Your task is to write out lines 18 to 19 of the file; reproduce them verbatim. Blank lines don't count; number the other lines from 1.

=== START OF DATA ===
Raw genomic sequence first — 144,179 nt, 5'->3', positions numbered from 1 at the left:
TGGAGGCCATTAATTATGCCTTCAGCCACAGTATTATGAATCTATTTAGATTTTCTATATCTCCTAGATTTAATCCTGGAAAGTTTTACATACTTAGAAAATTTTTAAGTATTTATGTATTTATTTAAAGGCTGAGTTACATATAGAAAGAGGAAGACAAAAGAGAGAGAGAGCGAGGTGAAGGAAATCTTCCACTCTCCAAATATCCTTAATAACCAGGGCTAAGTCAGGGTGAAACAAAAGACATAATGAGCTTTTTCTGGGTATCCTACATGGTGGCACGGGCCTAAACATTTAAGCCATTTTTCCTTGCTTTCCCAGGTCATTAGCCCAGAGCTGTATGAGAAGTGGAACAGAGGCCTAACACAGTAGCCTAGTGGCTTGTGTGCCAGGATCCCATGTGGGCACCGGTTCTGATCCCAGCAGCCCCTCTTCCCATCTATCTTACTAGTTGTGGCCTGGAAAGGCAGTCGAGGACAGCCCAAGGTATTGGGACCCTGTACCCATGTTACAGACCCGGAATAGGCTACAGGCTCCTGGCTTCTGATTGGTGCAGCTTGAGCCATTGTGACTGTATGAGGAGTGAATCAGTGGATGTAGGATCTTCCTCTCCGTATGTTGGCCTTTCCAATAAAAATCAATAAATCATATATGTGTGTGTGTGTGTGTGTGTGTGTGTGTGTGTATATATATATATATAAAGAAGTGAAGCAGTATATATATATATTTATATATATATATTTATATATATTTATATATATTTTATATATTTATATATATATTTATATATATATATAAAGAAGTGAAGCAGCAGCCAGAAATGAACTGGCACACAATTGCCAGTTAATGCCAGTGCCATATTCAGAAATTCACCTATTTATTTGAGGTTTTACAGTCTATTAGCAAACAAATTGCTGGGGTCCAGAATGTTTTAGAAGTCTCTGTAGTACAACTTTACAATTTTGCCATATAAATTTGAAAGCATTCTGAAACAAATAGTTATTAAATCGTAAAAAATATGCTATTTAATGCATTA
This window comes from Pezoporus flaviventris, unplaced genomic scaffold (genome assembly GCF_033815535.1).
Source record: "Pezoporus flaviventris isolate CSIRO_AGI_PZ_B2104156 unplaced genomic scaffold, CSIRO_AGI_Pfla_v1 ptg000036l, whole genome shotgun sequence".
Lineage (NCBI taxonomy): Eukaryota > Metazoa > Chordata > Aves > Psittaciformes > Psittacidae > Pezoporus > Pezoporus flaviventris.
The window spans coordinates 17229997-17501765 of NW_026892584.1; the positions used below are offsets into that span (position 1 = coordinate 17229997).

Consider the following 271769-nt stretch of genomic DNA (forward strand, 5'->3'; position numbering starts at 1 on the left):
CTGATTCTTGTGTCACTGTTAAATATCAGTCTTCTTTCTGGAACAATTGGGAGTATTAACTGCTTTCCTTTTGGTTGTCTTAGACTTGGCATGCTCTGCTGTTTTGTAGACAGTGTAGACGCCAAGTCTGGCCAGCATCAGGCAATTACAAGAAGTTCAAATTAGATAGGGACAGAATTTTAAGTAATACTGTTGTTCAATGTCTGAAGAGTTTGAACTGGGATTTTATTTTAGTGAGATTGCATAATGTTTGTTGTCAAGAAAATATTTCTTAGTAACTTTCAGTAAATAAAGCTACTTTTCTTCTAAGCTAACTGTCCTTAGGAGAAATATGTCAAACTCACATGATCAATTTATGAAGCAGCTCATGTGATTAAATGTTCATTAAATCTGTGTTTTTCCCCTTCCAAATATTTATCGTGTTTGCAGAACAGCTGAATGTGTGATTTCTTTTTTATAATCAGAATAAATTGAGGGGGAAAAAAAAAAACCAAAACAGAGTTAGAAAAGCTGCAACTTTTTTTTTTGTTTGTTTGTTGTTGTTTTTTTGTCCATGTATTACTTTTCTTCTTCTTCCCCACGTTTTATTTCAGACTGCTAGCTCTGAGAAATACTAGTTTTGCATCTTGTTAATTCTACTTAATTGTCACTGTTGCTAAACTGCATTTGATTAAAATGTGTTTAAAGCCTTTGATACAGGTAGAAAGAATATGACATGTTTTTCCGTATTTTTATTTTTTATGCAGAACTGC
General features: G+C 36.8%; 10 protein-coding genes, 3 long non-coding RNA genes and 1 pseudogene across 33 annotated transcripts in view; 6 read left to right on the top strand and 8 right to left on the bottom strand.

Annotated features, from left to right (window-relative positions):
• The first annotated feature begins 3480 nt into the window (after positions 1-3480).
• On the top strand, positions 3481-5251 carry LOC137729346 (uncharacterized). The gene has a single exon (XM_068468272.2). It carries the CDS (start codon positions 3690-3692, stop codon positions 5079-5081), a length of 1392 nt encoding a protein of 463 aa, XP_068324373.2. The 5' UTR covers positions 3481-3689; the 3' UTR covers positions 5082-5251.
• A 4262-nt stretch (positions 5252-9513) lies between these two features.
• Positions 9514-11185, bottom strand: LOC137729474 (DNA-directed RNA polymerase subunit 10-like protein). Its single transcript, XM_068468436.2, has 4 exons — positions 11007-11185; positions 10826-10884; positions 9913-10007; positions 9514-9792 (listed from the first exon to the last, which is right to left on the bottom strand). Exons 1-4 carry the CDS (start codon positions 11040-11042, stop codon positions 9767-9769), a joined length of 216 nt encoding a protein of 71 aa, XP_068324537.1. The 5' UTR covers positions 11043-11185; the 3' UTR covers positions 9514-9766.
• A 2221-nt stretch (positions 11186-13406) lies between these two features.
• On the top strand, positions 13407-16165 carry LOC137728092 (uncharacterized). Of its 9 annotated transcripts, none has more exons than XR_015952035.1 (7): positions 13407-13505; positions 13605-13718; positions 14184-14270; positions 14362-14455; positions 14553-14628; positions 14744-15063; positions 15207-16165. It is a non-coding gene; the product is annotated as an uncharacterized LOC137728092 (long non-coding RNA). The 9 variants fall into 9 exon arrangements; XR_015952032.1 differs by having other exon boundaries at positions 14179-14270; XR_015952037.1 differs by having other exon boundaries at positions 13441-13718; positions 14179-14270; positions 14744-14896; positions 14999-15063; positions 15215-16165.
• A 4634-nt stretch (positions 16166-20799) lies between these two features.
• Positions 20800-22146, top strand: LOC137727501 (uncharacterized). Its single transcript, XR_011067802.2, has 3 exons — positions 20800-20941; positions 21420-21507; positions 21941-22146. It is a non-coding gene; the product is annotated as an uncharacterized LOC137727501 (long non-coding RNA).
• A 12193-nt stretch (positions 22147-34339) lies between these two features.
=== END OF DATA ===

• Positions 20800-22146, top strand: LOC137727501 (uncharacterized). Its single transcript, XR_011067802.2, has 3 exons — positions 20800-20941; positions 21420-21507; positions 21941-22146. It is a non-coding gene; the product is annotated as an uncharacterized LOC137727501 (long non-coding RNA).
• A 12193-nt stretch (positions 22147-34339) lies between these two features.